Idaho: Six Scenic Byways in Two Days

Text: Michelle Baird • Photography: Michelle Baird, Peter Fischer, Idaho Tourism

Idaho has around 30 routes that are officially designated scenic byways. I spend a weekend in late September to take on a half dozen of these with a group of riders led by some 
avid motorcyclists from the Idaho Tourism Department.

After landing at Boise Airport, I’m just 20 minutes away from High Desert Harley-Davidson where I pick up my rental Road King Classic. I stuff the saddlebags and take a quick ride through downtown to the Marriot SpringHill Suites Hotel. Eventually, our assortment of Japanese and American cruisers takes over a corner of the parking lot. We toss our jackets and helmets in our rooms and head to Boise for our first group ride—on the Cycle Pub.

This giant bicycle-like contraption with seating for about a dozen folks (who provide the pedal power for this eco-friendly machine) is controlled by a hired driver who steers, brakes, and provides tunes from his iPod. Our navigator explains as we sign waivers that there is to be no drinking while pedaling on public roads, and he then takes us on a pub crawl and tour of Idaho’s capital city.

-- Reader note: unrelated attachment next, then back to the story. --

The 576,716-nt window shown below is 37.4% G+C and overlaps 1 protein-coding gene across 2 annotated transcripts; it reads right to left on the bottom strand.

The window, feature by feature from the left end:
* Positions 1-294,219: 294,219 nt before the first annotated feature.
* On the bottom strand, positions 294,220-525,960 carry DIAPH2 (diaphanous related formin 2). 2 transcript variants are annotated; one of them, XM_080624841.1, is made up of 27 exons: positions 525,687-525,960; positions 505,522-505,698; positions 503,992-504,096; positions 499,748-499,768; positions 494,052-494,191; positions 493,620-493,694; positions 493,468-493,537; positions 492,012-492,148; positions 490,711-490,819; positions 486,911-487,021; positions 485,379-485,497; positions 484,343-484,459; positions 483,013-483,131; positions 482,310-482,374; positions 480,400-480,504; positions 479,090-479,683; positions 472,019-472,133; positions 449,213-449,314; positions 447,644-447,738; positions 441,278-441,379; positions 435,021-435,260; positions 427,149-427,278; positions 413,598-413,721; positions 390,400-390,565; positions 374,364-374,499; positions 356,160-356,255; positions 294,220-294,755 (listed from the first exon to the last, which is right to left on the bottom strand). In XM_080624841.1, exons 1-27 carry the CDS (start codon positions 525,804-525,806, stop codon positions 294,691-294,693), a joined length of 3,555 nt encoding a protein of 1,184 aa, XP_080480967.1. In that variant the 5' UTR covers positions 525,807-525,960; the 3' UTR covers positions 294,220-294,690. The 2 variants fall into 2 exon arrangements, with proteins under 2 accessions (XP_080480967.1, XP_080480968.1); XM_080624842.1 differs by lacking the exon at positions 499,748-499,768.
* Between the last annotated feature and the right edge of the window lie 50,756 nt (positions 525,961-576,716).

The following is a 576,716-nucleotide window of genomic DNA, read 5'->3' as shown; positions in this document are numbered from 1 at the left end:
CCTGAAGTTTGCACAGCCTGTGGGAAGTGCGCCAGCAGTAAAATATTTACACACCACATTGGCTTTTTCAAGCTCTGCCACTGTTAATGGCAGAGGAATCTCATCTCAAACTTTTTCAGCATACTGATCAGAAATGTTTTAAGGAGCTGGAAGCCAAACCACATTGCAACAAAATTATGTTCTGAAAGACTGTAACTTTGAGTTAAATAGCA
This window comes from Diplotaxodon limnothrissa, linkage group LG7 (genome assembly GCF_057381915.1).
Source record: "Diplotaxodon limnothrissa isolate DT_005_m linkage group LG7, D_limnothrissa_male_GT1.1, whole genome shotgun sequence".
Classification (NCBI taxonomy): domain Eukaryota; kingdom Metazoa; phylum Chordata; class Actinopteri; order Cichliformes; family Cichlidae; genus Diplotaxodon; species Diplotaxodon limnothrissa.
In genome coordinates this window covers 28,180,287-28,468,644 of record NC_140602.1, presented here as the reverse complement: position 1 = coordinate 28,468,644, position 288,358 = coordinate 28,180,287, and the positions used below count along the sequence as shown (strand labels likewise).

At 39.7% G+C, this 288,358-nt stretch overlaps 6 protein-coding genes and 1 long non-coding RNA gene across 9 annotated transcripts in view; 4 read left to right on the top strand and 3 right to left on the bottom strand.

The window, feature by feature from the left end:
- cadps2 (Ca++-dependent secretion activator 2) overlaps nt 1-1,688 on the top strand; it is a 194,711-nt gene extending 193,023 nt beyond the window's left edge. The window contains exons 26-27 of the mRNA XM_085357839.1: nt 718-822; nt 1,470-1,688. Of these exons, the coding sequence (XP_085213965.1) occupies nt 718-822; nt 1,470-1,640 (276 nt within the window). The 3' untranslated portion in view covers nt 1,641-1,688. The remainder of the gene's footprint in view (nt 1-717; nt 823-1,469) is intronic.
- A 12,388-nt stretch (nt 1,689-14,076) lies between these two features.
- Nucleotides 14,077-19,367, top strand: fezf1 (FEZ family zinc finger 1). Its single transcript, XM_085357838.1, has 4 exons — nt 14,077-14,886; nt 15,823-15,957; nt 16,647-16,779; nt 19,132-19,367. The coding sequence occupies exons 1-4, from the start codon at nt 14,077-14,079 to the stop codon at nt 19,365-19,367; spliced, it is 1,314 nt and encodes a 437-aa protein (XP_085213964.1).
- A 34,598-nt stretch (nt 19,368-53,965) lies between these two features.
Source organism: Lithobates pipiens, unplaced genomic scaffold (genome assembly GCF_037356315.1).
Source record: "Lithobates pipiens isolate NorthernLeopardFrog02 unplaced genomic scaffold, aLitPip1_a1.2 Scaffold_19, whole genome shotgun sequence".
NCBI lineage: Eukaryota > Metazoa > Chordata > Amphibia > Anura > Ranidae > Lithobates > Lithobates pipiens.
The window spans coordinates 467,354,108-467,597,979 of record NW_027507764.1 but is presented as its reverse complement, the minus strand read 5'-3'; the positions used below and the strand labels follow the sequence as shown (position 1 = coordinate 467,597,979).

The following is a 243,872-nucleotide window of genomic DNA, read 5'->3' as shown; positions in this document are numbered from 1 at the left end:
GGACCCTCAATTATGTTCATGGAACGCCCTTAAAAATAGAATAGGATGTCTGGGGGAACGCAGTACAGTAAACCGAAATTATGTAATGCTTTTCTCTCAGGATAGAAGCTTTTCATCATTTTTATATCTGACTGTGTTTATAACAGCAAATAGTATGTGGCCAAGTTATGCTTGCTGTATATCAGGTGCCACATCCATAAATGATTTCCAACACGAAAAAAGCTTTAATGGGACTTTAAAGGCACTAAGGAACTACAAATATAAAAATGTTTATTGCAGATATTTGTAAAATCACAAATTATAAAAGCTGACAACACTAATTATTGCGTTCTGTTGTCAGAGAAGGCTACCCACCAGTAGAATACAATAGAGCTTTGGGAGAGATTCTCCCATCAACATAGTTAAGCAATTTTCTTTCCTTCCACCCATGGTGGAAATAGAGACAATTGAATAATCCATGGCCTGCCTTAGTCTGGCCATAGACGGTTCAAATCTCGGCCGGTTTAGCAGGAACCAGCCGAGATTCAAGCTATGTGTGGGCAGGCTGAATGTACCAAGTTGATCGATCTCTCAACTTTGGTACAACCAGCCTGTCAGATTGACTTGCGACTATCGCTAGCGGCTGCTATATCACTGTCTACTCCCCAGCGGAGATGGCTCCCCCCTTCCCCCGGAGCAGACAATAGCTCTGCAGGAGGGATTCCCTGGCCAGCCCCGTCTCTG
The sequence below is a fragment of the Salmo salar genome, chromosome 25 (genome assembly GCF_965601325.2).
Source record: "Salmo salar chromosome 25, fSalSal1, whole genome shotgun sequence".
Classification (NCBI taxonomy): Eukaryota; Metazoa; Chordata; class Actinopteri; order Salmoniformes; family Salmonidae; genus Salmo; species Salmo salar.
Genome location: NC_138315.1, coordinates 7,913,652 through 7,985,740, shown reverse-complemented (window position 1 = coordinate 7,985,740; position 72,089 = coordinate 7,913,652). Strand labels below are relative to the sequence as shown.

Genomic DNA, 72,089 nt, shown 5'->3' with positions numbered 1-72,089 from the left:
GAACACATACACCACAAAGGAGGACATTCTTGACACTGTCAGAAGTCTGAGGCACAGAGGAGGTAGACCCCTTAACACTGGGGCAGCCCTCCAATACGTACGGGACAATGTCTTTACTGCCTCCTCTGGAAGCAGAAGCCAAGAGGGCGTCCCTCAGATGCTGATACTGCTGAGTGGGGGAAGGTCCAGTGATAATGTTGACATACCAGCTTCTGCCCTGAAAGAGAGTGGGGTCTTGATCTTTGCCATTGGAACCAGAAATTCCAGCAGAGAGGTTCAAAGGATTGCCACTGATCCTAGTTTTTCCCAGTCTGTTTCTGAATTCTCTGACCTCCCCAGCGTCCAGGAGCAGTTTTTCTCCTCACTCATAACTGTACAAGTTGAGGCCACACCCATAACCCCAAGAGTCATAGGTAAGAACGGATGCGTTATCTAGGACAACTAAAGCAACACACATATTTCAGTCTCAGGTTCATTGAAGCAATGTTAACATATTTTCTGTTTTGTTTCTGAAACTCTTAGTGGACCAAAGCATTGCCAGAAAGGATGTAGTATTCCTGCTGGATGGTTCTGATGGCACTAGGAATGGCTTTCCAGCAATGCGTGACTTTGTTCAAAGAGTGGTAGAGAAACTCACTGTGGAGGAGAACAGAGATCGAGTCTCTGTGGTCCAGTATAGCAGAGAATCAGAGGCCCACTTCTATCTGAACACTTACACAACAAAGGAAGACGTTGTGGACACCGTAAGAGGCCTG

We stop at Huddle Sports Grill on 10th Street to sample a variety of local brews made by the Crooked Fence Brewery. Idaho has one of the largest contiguous hops farms in the world, and Boise has a thriving microbrew scene. We then pedal our way to the adjoining Red Feather Lounge and Bittercreek Alehouse restaurants. The owners of these establishments are adamant about serving only locally sourced food, and they take recycling to an extreme level. They even have a vermiculture operation in the basement. We go downstairs to tour their farm and peek into the large vats of worms that are busy composting waste from the venues, which includes the paper menus.

Back on the Cycle Pub, we are cheered by onlookers as we furiously pedal. Someone in our party pulls out a GPS and calculates our top speed at around 7 mph; admittedly, it was downhill.

This works up an appetite, so we park and head to the latest hot-spot eatery, The Fork. This restaurant is housed inside one of Boise’s oldest buildings, built in 1891. It originally was a bank, and its 15-ton vault is still in the basement. We pedal back to the starting point and return to the hotel to rest up for our two-wheeled ride in the morning.

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For the complete touring article, including facts & information, map(s), and GPS files, please purchase the July/August 2013 back issue.